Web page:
The most common internal parasite found in dogs is the roundworm (Toxocara canis). Parasites, like dog roundworms, consume nutrients dogs need and prevent the dog’s body from properly absorbing these nutrients. Roundworms are so common that most dogs are born with them, unless the mother was treated for dog worms during and after her pregnancy. Whether or not they show signs of infection, puppies should be de-wormed every two weeks until they are eight weeks old. Then they can be started on preventive medication. Treat dog roundworms with a de-wormer prescribed by the veterinarian.
While they don’t usually cause serious problems in adult dogs, roundworms can be big trouble for puppies, especially if there are a lot of them. Here are six symptoms of roundworms in puppies:
• Look thin and scrawny
• Have a distinctive potbelly
• May vomit frequently
• May have diarrhea
• Have a rough, dull coat
• May develop a cough or even pneumonia
Although it’s rare, roundworms can be passed from dogs to people. Usually this occurs when young children put their hands in their mouths after touching egg-laden dog feces or playing in dirt or grassy areas where roundworm eggs have been deposited. Prevent roundworm infection by picking up and disposing of dog feces daily. Adult dogs should have an annual fecal exam so they can be treated for any worms that may be present.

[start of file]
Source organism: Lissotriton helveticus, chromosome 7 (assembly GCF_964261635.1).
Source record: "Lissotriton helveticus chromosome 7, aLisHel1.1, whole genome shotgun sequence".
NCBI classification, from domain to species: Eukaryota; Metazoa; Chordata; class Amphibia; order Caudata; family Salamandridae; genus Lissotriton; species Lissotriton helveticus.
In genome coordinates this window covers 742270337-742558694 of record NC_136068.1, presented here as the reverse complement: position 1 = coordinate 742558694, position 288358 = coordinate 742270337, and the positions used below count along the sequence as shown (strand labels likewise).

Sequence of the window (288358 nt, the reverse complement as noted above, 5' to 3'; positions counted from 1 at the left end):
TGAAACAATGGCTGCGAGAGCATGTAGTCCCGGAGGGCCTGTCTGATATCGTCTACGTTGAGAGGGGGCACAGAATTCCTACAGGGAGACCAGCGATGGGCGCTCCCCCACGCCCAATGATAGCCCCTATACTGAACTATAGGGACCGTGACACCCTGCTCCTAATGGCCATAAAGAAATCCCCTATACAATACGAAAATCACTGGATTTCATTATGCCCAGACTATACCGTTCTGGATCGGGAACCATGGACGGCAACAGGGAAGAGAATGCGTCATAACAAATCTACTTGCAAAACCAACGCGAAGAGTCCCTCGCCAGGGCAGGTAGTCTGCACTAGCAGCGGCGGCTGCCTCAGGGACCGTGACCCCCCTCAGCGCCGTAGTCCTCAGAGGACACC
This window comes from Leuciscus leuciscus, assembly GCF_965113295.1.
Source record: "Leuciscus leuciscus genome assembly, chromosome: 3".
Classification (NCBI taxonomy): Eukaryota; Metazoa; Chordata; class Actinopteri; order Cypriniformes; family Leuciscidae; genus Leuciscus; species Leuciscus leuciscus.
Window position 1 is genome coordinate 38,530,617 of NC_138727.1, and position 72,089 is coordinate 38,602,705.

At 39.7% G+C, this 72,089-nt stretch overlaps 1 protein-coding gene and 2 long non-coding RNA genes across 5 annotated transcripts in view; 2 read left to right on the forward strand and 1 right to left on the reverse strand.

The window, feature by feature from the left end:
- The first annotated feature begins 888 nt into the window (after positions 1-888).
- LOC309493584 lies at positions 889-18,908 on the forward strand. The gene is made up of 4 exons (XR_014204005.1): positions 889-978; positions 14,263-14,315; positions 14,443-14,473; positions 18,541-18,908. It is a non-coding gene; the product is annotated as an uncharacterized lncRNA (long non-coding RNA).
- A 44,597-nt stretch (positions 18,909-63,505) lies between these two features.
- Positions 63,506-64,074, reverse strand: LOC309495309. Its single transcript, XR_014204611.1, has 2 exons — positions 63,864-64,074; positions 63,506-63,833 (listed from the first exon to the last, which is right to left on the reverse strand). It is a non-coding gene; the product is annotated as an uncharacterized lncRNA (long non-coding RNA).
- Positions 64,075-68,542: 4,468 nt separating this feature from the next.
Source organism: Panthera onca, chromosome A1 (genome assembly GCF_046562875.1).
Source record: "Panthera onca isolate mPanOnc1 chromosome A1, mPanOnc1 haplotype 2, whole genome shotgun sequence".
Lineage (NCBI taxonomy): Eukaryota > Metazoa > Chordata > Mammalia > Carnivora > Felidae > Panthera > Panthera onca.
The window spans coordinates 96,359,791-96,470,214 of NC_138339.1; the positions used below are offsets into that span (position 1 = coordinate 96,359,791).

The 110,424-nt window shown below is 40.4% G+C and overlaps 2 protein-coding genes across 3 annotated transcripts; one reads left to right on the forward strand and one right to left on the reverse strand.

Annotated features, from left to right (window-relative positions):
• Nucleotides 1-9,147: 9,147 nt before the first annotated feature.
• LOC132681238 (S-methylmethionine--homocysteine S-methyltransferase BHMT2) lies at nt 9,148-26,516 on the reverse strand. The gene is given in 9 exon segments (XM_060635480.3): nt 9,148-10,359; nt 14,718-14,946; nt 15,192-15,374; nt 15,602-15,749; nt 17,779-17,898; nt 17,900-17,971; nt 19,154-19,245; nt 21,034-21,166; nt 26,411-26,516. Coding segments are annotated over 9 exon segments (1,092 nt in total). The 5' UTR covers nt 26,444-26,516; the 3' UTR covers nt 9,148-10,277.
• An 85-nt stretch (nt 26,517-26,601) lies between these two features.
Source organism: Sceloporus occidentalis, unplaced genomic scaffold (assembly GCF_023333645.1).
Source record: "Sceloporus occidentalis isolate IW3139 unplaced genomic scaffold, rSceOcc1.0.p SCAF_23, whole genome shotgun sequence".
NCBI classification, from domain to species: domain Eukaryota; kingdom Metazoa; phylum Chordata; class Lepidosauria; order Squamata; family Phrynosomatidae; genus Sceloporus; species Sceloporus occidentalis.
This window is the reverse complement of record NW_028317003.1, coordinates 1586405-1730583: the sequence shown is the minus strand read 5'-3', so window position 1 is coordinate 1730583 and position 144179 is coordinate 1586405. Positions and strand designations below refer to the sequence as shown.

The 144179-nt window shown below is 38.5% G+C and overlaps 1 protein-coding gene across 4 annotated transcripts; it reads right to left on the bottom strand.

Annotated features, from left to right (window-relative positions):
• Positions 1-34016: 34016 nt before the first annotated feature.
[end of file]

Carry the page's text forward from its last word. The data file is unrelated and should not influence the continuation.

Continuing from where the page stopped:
Note: Cats and dogs can pass roundworms to each other and to humans. Roundworms are contracted by ingestion of the larvae of the worm or the worm itself or ingesting whatever the worm or larvae of the worm is on. Click here for more information about roundworms in cats.
Excerpt from the book The Original Dog Bible, edited by Kristin Mehus-Roe, with permission from its publisher, BowTie Press. Purchase The Original Dog Bible here.